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May 7, 2018

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Expressive Therapies Summit – A Playful Event

Dr. Elnur Gajiev, Mike Sullivan, Dr. Lorraine Freedle and Dr. Dan Siegel in LA

Carl Jung said, “Often the hands will solve a mystery that the intellect has struggled with in vain.”  This quote captures the essence of the Expressive Therapies Summit, a recent gathering of international clinicians interested in the role of play and art in healing.  The conference provided workshops in sandplay, poetry, nature art, role play, drawing, and more. It was a powerful way to release ourselves from the tug of war in the prefrontal cortex (our most complex executive functioning parts of our brains that tend to “overthink” things) and tap into the lower more relational and regulatory parts of our brains (our “lizard brains” as Dan Siegel calls it).  Needless to say, the conference was experiential education at its finest, replete with play and activity.

Pacific Quest’s Clinical Director and renowned sandplay expert Dr. Lorraine Freedle presented “Play as Archetype and Agent for Transformational Change.”  Audience members enjoyed learning about the Neurosequential Model of Therapeutics and the neuromechinisms involved with play, symbolic expression and healing.  Play isn’t just a human activity, it exists in many species of animals, and remains a critical component of social, emotional, and cognitive development. Dr. Freedle engaged the audience with interactive art, videos, and case studies, allowing participants to develop a felt sense for the power of play, and the important role it plays in transformational change.  Being that sandplay is Dr. Freedle’s specialty and her background is rooted in Jungian psychology, she brought her travel sand tray from Hawaii, and offered insights into the value of sandplay specifically.

The keynote address stands out as another highlight.  Dr. Dan Siegel, leader in the neuroscience field introduced themes from his new book, linking tools and insights related to decreasing chaos and rigidity, and increasing flexibility, adaptation, coherence, empathy, and stability (F.A.C.E.S.).  Dr. Siegel’s plethora of books remain favorites among the Pacific Quest team, and Dr. Elnur Gajiev, Dr. Lorraine Freedle, and myself were lucky enough to be present for his keynote address. Even better, we were able to chat with Dr. Siegel following the presentation and he was kind enough to give us a photo.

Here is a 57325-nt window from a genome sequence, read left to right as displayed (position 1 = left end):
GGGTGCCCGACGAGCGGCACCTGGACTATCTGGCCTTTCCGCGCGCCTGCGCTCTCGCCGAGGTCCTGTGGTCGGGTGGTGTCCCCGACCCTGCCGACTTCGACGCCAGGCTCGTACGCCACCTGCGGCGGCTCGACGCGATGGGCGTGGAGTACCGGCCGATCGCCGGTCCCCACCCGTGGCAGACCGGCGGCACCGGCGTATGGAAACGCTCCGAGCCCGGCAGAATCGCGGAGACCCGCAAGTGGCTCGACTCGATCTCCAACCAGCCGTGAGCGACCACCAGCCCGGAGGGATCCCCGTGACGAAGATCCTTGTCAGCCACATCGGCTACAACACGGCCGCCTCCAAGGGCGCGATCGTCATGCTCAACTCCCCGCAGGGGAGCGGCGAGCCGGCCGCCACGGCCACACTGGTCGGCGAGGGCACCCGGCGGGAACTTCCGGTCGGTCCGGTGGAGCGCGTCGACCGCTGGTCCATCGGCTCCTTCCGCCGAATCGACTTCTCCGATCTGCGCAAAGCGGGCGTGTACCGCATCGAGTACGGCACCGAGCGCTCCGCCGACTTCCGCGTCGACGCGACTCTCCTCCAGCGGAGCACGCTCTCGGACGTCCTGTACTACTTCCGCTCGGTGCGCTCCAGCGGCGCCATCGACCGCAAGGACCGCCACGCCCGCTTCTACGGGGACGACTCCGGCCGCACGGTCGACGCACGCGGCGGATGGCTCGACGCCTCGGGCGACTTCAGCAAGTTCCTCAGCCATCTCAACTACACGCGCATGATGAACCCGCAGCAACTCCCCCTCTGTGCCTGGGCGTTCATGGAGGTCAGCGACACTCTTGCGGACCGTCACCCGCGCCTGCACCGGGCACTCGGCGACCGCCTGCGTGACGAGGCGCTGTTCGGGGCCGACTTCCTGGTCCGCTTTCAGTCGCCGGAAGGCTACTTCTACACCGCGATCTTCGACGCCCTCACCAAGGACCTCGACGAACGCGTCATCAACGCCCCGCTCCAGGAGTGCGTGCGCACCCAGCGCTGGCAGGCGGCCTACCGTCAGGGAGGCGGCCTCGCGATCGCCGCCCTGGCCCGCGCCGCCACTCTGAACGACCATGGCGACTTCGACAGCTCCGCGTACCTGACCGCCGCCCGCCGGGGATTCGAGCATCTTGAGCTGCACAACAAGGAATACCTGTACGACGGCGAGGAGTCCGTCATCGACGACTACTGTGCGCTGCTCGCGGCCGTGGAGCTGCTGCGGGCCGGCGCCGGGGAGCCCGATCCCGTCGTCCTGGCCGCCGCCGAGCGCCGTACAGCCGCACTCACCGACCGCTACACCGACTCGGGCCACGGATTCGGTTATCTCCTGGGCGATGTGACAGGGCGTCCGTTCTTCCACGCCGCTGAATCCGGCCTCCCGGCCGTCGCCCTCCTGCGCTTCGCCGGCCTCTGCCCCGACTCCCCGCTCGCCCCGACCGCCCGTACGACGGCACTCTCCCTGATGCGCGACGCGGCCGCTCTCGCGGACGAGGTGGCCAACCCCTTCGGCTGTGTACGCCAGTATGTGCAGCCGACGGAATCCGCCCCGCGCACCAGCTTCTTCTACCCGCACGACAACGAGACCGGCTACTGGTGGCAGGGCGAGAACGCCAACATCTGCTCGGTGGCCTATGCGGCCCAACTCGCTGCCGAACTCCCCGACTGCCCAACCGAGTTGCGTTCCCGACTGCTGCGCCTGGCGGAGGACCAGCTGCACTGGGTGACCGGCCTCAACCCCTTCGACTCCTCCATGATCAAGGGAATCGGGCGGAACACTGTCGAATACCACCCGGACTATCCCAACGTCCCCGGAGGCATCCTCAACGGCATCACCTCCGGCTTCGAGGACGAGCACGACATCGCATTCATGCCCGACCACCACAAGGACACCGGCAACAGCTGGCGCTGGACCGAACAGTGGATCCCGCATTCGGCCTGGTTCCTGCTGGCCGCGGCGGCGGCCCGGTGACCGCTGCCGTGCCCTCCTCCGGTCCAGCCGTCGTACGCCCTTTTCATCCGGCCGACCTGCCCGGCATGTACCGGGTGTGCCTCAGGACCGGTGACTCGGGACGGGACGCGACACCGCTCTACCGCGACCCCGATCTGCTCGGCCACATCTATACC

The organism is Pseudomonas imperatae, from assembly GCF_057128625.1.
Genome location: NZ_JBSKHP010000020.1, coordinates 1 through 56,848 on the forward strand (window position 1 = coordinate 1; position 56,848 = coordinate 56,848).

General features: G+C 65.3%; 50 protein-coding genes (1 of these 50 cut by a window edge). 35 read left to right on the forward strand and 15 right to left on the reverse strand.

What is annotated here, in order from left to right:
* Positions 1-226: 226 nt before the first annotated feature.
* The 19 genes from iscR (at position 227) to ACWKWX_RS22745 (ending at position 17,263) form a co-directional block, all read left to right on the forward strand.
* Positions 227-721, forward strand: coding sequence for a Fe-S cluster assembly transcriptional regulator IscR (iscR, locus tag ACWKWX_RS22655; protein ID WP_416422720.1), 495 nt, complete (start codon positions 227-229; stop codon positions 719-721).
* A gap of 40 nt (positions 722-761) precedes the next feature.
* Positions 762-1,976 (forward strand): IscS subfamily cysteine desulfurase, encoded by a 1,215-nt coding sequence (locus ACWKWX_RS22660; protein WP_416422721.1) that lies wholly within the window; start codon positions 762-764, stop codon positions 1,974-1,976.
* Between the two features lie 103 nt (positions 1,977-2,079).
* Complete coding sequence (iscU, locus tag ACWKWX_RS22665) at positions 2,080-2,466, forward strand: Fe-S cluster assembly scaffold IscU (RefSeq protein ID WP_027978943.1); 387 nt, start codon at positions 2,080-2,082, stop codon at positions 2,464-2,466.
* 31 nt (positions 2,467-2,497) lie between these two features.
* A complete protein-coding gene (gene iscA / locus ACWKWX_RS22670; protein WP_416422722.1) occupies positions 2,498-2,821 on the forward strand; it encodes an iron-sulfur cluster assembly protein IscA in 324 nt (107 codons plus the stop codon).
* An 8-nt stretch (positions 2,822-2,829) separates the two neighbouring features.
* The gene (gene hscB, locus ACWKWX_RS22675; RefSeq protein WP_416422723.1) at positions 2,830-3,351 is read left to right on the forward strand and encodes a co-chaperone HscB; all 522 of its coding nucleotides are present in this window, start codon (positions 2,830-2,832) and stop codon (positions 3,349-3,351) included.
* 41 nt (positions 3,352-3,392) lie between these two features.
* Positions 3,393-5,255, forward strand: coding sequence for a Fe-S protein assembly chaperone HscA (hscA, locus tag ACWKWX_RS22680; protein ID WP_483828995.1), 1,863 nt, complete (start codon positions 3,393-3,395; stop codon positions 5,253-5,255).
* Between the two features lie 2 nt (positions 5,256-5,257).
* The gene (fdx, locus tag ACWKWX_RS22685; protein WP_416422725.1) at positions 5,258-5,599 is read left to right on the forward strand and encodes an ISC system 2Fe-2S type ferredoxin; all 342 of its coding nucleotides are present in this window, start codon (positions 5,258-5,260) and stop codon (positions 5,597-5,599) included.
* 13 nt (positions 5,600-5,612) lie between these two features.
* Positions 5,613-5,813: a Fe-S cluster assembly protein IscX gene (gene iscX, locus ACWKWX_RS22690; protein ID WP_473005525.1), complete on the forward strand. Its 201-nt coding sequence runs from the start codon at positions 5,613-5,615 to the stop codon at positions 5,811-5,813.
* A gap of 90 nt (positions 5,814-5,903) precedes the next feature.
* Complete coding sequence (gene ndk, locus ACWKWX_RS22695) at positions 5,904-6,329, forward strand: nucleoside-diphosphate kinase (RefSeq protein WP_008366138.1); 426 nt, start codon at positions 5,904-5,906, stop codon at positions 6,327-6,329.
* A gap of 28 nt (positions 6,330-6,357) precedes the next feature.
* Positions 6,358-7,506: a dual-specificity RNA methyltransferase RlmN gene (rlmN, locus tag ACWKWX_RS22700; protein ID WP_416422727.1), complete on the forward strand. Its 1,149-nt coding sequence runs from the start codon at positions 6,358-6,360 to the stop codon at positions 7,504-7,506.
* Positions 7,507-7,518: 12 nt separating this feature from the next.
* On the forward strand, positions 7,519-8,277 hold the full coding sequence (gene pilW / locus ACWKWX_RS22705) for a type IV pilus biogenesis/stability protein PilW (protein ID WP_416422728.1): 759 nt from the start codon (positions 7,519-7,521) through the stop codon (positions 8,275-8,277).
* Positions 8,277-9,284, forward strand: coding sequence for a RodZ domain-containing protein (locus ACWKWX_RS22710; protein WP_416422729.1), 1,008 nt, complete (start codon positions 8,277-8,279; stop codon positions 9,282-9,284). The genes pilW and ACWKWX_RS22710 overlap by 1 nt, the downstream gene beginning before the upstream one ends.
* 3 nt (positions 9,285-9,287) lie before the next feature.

The Expressive Therapies Summit did not disappoint, and will remain a priority for continuing education in years to come.  Thank you Dr. Freedle for contributing your expertise to the event, and thanks to all the participants for making it a truly interactive and educational event.

September 27, 2017

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Hawai`i Hosts International Sandplay Therapy Congress

By:  Dr. Lorraine Freedle, Clinical Director

Sandplay therapists and researchers from 24 countries gathered in Kailua-Kona this summer to explore the latest trends in Jungian Sandplay Therapy and to participate in the 24th Congress of the International Society for Sandplay Therapy (ISST).

With support from my Pacific Quest ohana and the Hawai`i sandplay community, I served as the primary conference organizer and host.  After two years of planning and anticipation, we were excited to realize that the conference surpassed all expectations!

Kahu Kauila Clark offered lessons in Hawaiian culture and ceremony, providing grounding each morning while eight PQ therapists participating in this advanced training opportunity spread the Spirit of Aloha with our visitors.